Logicalis US suggests that organizations need to ask the following five key questions to help ensure that enterprise IT monitoring is fit for purpose:
1. Is your monitoring tool configured properly? Most organizations have off-the-shelf monitoring tools that gather information from all of the devices on their network. The information coming from these tools can be overwhelming, and while it may be helpful to have access to all of that data, weeding through it in crunch-time can be cumbersome. To limit alerts to those that are most important takes training, knowledge and expertise, which leads many organizations that want to manage IT monitoring in house to employ full-time experts just to configure and manage their monitoring tools.
2. Do you update regularly? Since rules are continually being added to monitoring tools, monitoring isn’t an ‘implement and forget it’ situation, which means IT departments spend a considerable amount of time making sure the tools they depend on for alerts are as current and up-to-date as possible.
3. Can your tool provide event correlation? A single network error can have a ripple effect impacting applications that would otherwise be completely unrelated. As a result, it’s critical that an IT monitoring tool provide event correlation to speed diagnosis and remediation in all affected areas.
4. Does your monitoring tool offer historical trending data? When managing an enterprise environment, IT pros need to analyze historical trend data to identify recurring issues as well as to do capacity planning which, in many cases, can help prevent issues before they arise. Some of today’s popular monitoring tools, however, either operate in real time or store historical data for 30 days or less. Knowing what your tool offers is important information since being able to intelligently analyze and manage an organization’s IT environment can depend on having access to this historical data long term.
5. Do you have the right expertise in house? In an enterprise IT environment, it’s important to consider internal staffing needs and the expertise required to manage the monitoring tools and process in house. Keeping an enterprise environment up and running is no longer IT’s value-add; it’s an expectation. Today, most organizations want their IT staff delivering business results, which is why it may make sense to consider outsourcing monitoring to a third party skilled in assessing and limiting incident reports to only the handful that a busy internal staff actually needs to address.
On 12th December 2014 NATS, the UK's leading provider of air traffic control services, experienced a failure in its Swanwick flight data system. The outage resulted in widespread flight delays and cancellations. A report has now been published which details the events behind the outage and subsequent business continuity response.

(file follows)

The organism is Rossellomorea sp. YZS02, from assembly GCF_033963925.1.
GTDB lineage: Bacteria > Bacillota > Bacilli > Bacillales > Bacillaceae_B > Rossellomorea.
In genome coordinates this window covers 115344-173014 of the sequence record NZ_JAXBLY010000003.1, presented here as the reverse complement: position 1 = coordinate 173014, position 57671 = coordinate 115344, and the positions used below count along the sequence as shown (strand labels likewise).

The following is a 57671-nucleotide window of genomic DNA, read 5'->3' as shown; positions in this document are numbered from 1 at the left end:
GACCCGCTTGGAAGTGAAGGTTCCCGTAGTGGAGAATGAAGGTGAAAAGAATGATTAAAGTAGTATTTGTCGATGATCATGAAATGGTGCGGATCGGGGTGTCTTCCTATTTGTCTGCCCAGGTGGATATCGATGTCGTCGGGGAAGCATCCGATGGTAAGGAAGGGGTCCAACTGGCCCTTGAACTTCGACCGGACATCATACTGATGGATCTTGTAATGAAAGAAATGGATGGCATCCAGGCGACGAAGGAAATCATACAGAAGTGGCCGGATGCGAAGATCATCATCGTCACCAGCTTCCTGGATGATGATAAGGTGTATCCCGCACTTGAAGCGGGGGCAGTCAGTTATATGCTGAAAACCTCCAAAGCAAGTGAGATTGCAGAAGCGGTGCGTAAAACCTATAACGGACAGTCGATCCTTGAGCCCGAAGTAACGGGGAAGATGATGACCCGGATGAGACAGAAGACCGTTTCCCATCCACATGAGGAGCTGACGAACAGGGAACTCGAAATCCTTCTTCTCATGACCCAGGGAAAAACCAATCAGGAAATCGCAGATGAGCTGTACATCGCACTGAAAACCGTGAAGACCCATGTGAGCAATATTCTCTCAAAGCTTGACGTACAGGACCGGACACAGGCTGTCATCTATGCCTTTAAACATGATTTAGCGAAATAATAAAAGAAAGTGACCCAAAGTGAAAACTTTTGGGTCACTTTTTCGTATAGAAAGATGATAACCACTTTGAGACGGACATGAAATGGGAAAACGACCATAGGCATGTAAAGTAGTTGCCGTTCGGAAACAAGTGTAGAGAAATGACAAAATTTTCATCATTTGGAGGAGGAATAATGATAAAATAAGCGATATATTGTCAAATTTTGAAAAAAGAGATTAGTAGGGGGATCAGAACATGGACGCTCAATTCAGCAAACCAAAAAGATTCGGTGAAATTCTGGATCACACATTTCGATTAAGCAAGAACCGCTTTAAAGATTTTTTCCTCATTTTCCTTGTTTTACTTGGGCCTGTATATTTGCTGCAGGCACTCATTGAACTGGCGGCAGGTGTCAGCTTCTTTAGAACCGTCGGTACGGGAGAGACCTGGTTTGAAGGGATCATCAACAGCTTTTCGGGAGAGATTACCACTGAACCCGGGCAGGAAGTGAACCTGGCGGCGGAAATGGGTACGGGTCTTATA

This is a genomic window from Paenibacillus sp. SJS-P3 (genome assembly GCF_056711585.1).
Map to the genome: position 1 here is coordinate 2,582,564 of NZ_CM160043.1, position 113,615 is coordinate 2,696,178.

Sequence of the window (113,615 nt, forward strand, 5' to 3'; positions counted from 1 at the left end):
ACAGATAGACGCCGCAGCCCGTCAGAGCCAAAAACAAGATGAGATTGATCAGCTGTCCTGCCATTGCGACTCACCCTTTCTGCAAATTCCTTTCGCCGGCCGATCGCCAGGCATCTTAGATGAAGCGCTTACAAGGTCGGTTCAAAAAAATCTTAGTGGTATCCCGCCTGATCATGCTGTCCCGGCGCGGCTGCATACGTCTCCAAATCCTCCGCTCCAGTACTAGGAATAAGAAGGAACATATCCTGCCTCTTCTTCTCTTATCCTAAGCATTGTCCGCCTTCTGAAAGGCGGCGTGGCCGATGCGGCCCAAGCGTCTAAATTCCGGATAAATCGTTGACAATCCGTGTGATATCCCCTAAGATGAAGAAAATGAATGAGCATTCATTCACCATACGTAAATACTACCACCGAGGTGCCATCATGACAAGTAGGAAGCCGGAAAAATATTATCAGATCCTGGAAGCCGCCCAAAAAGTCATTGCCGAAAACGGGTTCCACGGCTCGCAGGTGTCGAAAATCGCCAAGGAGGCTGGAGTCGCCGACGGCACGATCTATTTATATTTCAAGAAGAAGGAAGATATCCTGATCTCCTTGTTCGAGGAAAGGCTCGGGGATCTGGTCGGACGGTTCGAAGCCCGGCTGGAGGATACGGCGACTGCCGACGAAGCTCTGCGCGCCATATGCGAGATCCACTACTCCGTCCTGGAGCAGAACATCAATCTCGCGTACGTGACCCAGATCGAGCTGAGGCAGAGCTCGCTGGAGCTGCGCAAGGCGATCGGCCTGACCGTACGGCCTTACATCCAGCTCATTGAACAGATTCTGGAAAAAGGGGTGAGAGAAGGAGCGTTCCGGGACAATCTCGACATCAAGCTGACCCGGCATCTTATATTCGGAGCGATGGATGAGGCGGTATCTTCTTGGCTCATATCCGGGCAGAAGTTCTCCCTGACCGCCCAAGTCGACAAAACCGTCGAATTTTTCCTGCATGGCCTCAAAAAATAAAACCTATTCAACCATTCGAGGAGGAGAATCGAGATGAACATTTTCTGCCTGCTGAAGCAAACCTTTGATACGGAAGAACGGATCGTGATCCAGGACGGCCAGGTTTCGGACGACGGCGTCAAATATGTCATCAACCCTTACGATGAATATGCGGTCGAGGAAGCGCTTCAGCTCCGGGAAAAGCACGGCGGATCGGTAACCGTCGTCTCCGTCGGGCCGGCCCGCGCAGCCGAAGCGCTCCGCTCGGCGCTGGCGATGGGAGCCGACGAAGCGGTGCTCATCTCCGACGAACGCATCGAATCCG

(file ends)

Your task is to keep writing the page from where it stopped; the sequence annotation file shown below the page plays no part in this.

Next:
Written by an enquiry panel led by Sir Robert Walmsley the report finds that:
- Failure occurred on the 12th December because of a latent software fault that was present from the 1990s. The fault lay in the software’s performance of a check on the maximum permitted number of Controller and Supervisor roles.
- The system error was caused because of a number of new Controller roles that had been added to the system the day before.
- The standard practice in NATS is that engineering recovery is coordinated through a group of designated engineers, known as the Engineering Technical Incident Cell (ETIC) and drawn from those available in the Systems Control Centre adjacent to the Operations Room. While some recovery actions are automated, ETIC manually control all key recovery actions, e.g. the restoration of data, to ensure that decisions are made with due and careful deliberation; this is important, as the wrong decisions could have further downgraded performance.
- Identifying a software fault in such a large system (the total application exceeds 2 million lines of code), within only a few hours, is a surprising and impressive achievement. This was made possible because system logs contain details of the interactions at the workstations.
The detailed 93 page report is available here as a PDF and should be of interest to business continuity managers whatever their sector. It shows how legacy systems can have unexpected and unanticipated impacts as well as giving useful details about the business continuity plans and strategies that were in place at the time of the incident.
The report makes clear that although this was a high profile incident which caused difficulties for NATS' direct customers and the supply chain, it was undoubtedly a business continuity success. Without a strong recovery team response and the pre-planned procedures that were in place the incident and disruption would have been much worse.